Yes, Old Blue Eyes had it right. Our last day in Chicago, and we decided to try the famous Heaven On Seven restaurant where supposedly you can get a fine Cajun breakfast. And perhaps you can, but they don’t open until nine, which is pretty late for a Cajun to be eating breakfast. So we went next door to the Pittsfield building (1927; Graham, Anderson, Probst and White, architects) and had a nice breakfast there.
Another hop on the bus up to the Chicago History Museum. CVH thought this would be a good idea, because seeing all the Chicago history items together at the end of our trip, after seeing so many separately over the weekend, would help cement the memories in our minds. The museum is a very kid-friendly place (read: noisy!), but it really did help bring many of our experiences together.
We saw the notebook that recorded the first self-sustaining atomic reaction, created by Enrico Fermi and associates at the University of Chicago. The relevant notation is there in the lower left hand corner of page 29. It reads “We’re cookin!”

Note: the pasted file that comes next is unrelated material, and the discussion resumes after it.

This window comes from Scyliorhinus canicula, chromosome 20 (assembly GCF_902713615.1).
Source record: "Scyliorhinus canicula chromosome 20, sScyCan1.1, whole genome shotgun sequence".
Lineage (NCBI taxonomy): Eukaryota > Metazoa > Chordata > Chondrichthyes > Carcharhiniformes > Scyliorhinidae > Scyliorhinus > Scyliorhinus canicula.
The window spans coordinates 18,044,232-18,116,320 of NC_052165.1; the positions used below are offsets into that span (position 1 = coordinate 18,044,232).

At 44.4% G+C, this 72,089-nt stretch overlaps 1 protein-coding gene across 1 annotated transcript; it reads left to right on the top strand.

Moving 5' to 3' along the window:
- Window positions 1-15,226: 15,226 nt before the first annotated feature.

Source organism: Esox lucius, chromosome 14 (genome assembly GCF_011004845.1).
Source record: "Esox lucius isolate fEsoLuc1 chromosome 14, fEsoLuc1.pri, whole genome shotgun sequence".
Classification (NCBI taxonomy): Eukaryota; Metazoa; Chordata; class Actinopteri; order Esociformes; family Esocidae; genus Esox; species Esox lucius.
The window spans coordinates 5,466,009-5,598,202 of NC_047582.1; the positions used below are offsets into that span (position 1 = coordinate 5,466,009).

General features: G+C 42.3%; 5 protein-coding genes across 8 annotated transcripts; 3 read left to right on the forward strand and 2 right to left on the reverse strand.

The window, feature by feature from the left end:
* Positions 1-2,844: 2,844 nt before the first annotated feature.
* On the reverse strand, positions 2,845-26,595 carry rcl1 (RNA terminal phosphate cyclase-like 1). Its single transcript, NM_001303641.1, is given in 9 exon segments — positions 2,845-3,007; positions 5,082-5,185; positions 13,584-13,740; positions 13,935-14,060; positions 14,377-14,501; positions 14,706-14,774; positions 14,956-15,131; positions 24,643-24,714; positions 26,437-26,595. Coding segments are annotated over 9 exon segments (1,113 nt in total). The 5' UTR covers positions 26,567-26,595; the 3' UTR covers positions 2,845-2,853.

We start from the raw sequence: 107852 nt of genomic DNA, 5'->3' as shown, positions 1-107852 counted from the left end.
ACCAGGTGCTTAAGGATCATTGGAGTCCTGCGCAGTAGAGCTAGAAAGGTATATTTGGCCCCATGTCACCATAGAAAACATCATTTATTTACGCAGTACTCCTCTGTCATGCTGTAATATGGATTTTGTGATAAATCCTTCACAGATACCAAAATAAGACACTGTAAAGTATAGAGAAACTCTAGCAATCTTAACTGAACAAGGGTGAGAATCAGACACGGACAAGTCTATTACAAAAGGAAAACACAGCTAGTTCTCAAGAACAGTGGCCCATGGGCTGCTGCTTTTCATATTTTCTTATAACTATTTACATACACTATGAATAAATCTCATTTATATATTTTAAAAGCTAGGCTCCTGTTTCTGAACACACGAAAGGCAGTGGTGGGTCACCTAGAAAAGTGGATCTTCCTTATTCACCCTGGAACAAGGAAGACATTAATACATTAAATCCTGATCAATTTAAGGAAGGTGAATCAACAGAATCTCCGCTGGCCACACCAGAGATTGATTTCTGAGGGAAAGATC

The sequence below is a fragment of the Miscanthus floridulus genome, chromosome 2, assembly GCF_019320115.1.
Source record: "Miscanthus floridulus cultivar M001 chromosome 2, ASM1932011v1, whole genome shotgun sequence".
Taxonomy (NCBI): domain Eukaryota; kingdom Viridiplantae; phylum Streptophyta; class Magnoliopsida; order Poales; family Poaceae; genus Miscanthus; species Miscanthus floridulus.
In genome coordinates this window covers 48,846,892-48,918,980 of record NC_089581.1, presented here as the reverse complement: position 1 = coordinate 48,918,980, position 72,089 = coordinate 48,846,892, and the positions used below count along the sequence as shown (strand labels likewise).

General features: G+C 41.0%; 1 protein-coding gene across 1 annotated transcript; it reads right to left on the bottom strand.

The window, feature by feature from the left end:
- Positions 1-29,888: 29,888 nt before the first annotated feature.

Another interesting exhibit presented the dresses of designer Charles James. In addition to the pretty dresses on display, they had CAT scans and demonstrations of the engineering behind how the dresses were constructed. If you’ve ever wondered how movie stars, etc, can sit down in those things, this exhibit has an explanation.
The museum also has a nice gift shop with lots of souvenirs. Among other things, I bought a little flag of the City of Chicago.
Jeff told us that the two blue bars represent the two branches of the Chicago River, and the four stars represent four important events in Chicago history: the founding of Fort Dearborn, the Great Fire of 1871, the World Columbian Exposition of 1893, and the Century of Progress World’s Fair of 1933. It is a handsome flag.
But finally it was time to go; we caught the bus to the Red Line subway, the subway to the hotel, collected our bags and took the Orange Line back out to Midway airport. I was able to sit in the last seat of the last car of the train and watch the city recede into the distance. CVH says this sort of behavior, which she has observed before, clearly marks me as a “station wagon kid”. When we arrived at the airport, we decided it would be a good idea to look for something for lunch, because it would be a while before we could have dinner. All of a sudden I realized that I had spent an entire weekend in Chicago without eating a Chicago Dog! Fortunately, there was a hot dog stand in the airport that made an acceptable Chicago Dog.